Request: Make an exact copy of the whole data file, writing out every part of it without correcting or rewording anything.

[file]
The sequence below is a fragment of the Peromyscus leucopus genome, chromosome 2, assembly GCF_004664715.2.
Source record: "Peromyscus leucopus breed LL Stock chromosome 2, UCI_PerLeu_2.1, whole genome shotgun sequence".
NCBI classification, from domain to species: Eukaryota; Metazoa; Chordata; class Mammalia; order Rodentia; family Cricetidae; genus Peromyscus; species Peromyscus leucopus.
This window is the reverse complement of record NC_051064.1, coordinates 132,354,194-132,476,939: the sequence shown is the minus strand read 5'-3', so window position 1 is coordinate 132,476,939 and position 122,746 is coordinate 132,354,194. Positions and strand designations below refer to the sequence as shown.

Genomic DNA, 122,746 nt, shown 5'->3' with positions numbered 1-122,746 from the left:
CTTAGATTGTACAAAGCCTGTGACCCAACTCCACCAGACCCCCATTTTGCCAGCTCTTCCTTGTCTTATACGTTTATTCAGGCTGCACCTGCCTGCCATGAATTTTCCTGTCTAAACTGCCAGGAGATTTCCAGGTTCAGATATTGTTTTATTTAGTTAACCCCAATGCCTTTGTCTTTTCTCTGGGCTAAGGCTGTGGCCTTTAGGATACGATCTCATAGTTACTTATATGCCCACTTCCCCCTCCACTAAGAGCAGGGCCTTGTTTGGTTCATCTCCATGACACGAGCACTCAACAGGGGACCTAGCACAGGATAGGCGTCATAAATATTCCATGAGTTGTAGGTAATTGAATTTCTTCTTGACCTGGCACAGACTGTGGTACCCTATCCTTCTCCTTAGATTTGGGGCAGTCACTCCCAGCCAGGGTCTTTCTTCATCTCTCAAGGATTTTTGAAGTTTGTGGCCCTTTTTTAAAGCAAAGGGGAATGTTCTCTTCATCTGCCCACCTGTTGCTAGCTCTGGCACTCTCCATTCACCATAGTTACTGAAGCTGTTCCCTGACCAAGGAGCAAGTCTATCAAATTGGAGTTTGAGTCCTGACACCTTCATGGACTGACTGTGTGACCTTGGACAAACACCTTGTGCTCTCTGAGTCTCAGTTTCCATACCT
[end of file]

The sequence below is a fragment of the Peromyscus leucopus genome, chromosome 2, assembly GCF_004664715.2.
Source record: "Peromyscus leucopus breed LL Stock chromosome 2, UCI_PerLeu_2.1, whole genome shotgun sequence".
NCBI classification, from domain to species: Eukaryota; Metazoa; Chordata; class Mammalia; order Rodentia; family Cricetidae; genus Peromyscus; species Peromyscus leucopus.
This window is the reverse complement of record NC_051064.1, coordinates 132,354,194-132,476,939: the sequence shown is the minus strand read 5'-3', so window position 1 is coordinate 132,476,939 and position 122,746 is coordinate 132,354,194. Positions and strand designations below refer to the sequence as shown.

Genomic DNA, 122,746 nt, shown 5'->3' with positions numbered 1-122,746 from the left:
CTTAGATTGTACAAAGCCTGTGACCCAACTCCACCAGACCCCCATTTTGCCAGCTCTTCCTTGTCTTATACGTTTATTCAGGCTGCACCTGCCTGCCATGAATTTTCCTGTCTAAACTGCCAGGAGATTTCCAGGTTCAGATATTGTTTTATTTAGTTAACCCCAATGCCTTTGTCTTTTCTCTGGGCTAAGGCTGTGGCCTTTAGGATACGATCTCATAGTTACTTATATGCCCACTTCCCCCTCCACTAAGAGCAGGGCCTTGTTTGGTTCATCTCCATGACACGAGCACTCAACAGGGGACCTAGCACAGGATAGGCGTCATAAATATTCCATGAGTTGTAGGTAATTGAATTTCTTCTTGACCTGGCACAGACTGTGGTACCCTATCCTTCTCCTTAGATTTGGGGCAGTCACTCCCAGCCAGGGTCTTTCTTCATCTCTCAAGGATTTTTGAAGTTTGTGGCCCTTTTTTAAAGCAAAGGGGAATGTTCTCTTCATCTGCCCACCTGTTGCTAGCTCTGGCACTCTCCATTCACCATAGTTACTGAAGCTGTTCCCTGACCAAGGAGCAAGTCTATCAAATTGGAGTTTGAGTCCTGACACCTTCATGGACTGACTGTGTGACCTTGGACAAACACCTTGTGCTCTCTGAGTCTCAGTTTCCATACCT